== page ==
You’ve probably heard Dave Ramsey talk plenty of times about building wealth with the seven Baby Steps, and he often gives tips to young adults on how to deal with debt and save money.
But for a 17-year-old like Braden, a recent caller to Dave’s show, does it work differently? He wants to know how to build wealth, but should he be worried about saving for his kid’s college fund when he’s barely old enough to attend college himself? What about buying a house? How does building wealth with Dave’s plan apply to young adults?
As Dave explains it, there are five keys to building wealth. Anyone who practices these five policies in their life will win because they are maximizing the good (saving, living on a plan) and eliminating the bad (debt, overspending). Here are Dave’s five keys:
Get out of debt and stay out of debt.
When you don’t owe anything to anyone, you keep your money with you. You also don’t pay any interest. If you finance a $20,000 car at 5% over four years, you pay $22,108 for a $20,000 car. That would be like walking up to the dealer and saying you want to pay too much for the car, and you won’t take no for an answer. Makes no sense.
Be a saver of money.
Money gives you options. If you have $10,000 saved in a money market account for emergencies, then you’re prepared when some idiot driving alongside you changes lanes without signaling. If you save money, you can get a deal on that used car or big-ticket item you want by flashing the cash. Saving money year after year in investments will also give you a very comfortable retirement.
Live on less than you make.
How can you ever expect to be wealthy if you earn $4,000 a month but spend $5,000?When you spend more than you make, you dig yourself deeper into a hole. Not only do you have nothing, but you owe something. Live on less than you make, and you’ll always have enough.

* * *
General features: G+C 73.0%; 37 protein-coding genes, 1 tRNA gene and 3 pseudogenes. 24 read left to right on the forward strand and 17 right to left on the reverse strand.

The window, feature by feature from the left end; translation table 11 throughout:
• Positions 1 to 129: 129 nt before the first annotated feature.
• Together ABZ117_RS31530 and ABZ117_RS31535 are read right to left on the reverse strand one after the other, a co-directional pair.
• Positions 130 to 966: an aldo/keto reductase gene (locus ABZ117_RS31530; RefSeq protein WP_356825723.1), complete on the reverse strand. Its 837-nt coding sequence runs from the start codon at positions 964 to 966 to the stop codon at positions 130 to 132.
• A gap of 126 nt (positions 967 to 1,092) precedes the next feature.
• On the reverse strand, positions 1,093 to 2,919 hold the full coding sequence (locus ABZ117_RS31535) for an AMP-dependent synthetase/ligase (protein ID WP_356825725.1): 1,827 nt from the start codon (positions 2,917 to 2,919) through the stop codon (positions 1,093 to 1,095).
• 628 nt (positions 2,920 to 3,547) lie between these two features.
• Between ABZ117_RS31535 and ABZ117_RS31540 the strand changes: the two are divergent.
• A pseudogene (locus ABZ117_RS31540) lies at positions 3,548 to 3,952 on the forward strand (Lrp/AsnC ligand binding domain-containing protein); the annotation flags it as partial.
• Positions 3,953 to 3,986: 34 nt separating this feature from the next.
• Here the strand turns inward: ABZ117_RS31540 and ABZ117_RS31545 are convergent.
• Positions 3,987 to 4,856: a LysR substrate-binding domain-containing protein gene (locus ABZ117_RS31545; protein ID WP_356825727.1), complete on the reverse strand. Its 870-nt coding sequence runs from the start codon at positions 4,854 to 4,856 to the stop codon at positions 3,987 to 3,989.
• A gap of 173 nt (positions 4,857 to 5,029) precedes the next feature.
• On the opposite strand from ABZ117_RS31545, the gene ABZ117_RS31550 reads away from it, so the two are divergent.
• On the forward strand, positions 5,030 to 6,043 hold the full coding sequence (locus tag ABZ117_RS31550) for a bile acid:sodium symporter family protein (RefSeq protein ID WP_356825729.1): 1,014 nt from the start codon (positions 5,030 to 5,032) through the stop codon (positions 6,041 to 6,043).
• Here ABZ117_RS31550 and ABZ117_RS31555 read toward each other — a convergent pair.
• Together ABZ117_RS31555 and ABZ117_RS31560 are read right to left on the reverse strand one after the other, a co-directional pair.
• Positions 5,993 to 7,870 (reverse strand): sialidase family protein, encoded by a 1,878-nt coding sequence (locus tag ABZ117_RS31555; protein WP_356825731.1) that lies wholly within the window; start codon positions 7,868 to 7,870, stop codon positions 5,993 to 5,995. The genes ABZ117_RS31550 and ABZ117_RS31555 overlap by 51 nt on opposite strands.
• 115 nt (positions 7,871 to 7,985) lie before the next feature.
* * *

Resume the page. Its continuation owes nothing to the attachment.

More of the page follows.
Make a written budget each month.
A spending plan is like a treasure map. It shows you what to avoid and what path you should take, and it leads you to riches. Each month, before the month begins, write down what you are going to spend that month. Make your income and outgo equal zero. Do it every month, because your spending is always different. An April budget won’t do you much good in December. Making a plan and sticking to it will also prevent impulse spending, which will sink you in a flash. You can even set up your first budget online for free.
Be a giver.
This is probably the one you didn’t see coming. Doesn’t giving mean you have less money? Technically yes, but giving has valuable benefits. For starters, giving to others makes you more appreciative of what you have, which can actually help curb your spending. Second, people who give tend to find blessings and attract people into their lives who can cause them to be blessed more.
These tips for young adults are crucial to building a strong financial foundation. And the longer they apply these principles, the more they’ll see that it’s worth it—and then some.
What have you learned from these principles as you’ve applied them to your life?